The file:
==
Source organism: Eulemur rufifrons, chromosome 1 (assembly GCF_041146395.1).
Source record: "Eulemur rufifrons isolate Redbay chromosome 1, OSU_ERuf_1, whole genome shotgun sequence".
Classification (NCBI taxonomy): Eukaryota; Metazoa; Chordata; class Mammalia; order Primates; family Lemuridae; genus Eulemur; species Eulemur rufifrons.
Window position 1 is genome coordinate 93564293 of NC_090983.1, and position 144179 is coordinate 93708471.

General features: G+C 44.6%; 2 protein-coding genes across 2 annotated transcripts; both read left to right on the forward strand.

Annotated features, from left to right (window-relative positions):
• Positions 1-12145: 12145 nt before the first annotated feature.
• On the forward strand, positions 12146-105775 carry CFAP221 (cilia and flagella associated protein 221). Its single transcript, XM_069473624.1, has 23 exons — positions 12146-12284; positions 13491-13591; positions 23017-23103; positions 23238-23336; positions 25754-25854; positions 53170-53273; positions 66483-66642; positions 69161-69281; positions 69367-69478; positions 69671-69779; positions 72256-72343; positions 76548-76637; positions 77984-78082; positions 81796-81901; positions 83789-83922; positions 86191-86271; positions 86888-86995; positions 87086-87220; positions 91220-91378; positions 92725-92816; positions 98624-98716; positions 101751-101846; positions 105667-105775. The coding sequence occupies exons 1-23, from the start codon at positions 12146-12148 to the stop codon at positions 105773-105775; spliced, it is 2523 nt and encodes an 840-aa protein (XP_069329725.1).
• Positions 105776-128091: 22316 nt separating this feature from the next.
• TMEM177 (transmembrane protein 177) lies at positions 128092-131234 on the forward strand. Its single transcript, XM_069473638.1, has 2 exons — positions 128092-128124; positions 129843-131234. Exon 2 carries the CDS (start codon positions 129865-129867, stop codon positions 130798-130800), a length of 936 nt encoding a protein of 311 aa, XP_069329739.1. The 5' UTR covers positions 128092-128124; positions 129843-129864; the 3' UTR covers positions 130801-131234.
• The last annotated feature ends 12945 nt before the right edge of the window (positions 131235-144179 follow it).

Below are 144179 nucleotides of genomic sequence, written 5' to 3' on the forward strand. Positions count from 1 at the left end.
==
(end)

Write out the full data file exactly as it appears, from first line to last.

Source organism: Eulemur rufifrons, chromosome 1 (assembly GCF_041146395.1).
Source record: "Eulemur rufifrons isolate Redbay chromosome 1, OSU_ERuf_1, whole genome shotgun sequence".
Classification (NCBI taxonomy): Eukaryota; Metazoa; Chordata; class Mammalia; order Primates; family Lemuridae; genus Eulemur; species Eulemur rufifrons.
Window position 1 is genome coordinate 93564293 of NC_090983.1, and position 144179 is coordinate 93708471.

General features: G+C 44.6%; 2 protein-coding genes across 2 annotated transcripts; both read left to right on the forward strand.

Annotated features, from left to right (window-relative positions):
• Positions 1-12145: 12145 nt before the first annotated feature.
• On the forward strand, positions 12146-105775 carry CFAP221 (cilia and flagella associated protein 221). Its single transcript, XM_069473624.1, has 23 exons — positions 12146-12284; positions 13491-13591; positions 23017-23103; positions 23238-23336; positions 25754-25854; positions 53170-53273; positions 66483-66642; positions 69161-69281; positions 69367-69478; positions 69671-69779; positions 72256-72343; positions 76548-76637; positions 77984-78082; positions 81796-81901; positions 83789-83922; positions 86191-86271; positions 86888-86995; positions 87086-87220; positions 91220-91378; positions 92725-92816; positions 98624-98716; positions 101751-101846; positions 105667-105775. The coding sequence occupies exons 1-23, from the start codon at positions 12146-12148 to the stop codon at positions 105773-105775; spliced, it is 2523 nt and encodes an 840-aa protein (XP_069329725.1).
• Positions 105776-128091: 22316 nt separating this feature from the next.
• TMEM177 (transmembrane protein 177) lies at positions 128092-131234 on the forward strand. Its single transcript, XM_069473638.1, has 2 exons — positions 128092-128124; positions 129843-131234. Exon 2 carries the CDS (start codon positions 129865-129867, stop codon positions 130798-130800), a length of 936 nt encoding a protein of 311 aa, XP_069329739.1. The 5' UTR covers positions 128092-128124; positions 129843-129864; the 3' UTR covers positions 130801-131234.
• The last annotated feature ends 12945 nt before the right edge of the window (positions 131235-144179 follow it).

Below are 144179 nucleotides of genomic sequence, written 5' to 3' on the forward strand. Positions count from 1 at the left end.